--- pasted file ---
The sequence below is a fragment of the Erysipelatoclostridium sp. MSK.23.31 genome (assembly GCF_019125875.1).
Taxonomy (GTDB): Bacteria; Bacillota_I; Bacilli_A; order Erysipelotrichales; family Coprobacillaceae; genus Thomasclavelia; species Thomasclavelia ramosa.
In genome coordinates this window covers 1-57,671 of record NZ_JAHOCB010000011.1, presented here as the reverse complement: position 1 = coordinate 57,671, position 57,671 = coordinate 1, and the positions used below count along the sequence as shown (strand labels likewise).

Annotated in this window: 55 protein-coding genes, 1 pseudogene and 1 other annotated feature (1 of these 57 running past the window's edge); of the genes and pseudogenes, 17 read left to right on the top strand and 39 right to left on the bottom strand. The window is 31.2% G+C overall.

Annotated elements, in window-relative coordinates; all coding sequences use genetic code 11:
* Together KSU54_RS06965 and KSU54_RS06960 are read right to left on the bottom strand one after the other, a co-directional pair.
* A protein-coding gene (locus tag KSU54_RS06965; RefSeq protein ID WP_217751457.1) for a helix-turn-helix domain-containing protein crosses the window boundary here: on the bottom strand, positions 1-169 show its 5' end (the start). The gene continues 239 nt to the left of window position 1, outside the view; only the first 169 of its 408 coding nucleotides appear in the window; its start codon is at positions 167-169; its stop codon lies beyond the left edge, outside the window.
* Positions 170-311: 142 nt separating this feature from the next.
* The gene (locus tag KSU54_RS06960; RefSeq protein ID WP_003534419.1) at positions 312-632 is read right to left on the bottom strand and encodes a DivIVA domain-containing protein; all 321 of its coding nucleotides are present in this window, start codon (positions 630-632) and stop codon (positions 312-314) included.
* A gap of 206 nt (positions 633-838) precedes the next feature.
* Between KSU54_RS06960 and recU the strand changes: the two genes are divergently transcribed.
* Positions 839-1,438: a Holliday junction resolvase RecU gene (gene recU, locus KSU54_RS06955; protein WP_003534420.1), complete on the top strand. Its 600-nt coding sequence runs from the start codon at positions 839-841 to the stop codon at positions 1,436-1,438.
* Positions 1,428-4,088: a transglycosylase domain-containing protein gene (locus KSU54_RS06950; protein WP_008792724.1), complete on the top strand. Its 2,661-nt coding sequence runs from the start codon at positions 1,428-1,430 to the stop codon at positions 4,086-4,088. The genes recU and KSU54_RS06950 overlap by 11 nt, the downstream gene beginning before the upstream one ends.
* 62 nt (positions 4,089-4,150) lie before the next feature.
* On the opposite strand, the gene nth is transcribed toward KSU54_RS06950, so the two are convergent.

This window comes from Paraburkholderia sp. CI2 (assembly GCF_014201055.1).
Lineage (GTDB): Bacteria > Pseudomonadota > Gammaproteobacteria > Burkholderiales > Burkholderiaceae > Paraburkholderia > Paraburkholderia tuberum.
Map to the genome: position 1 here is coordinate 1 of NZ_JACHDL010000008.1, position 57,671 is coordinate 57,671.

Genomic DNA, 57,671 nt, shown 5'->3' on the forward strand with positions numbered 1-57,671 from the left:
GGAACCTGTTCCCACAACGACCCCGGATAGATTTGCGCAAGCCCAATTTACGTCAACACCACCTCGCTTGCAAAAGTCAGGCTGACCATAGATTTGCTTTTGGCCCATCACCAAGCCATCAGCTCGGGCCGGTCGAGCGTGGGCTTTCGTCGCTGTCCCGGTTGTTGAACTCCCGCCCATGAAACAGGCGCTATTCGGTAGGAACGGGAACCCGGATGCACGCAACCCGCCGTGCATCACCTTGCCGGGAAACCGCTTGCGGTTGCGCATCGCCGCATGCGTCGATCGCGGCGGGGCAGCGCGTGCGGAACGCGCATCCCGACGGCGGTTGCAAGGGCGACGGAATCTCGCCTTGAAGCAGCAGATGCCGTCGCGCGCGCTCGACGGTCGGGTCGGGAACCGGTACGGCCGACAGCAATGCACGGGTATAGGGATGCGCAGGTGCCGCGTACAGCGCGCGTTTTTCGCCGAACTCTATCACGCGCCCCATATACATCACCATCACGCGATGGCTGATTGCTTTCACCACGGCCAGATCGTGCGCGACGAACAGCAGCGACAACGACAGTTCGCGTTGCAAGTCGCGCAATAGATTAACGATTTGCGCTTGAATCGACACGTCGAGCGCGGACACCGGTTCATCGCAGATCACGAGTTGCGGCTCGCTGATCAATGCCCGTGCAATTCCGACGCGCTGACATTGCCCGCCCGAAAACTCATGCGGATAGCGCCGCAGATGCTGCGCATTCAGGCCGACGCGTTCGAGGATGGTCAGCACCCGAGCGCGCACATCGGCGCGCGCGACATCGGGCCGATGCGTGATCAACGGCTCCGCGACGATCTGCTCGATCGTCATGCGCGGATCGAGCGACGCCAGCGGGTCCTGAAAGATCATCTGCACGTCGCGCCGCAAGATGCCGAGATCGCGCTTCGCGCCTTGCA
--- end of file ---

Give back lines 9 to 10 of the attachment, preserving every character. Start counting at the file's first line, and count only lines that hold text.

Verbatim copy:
* The gene (locus tag KSU54_RS06960; RefSeq protein ID WP_003534419.1) at positions 312-632 is read right to left on the bottom strand and encodes a DivIVA domain-containing protein; all 321 of its coding nucleotides are present in this window, start codon (positions 630-632) and stop codon (positions 312-314) included.
* A gap of 206 nt (positions 633-838) precedes the next feature.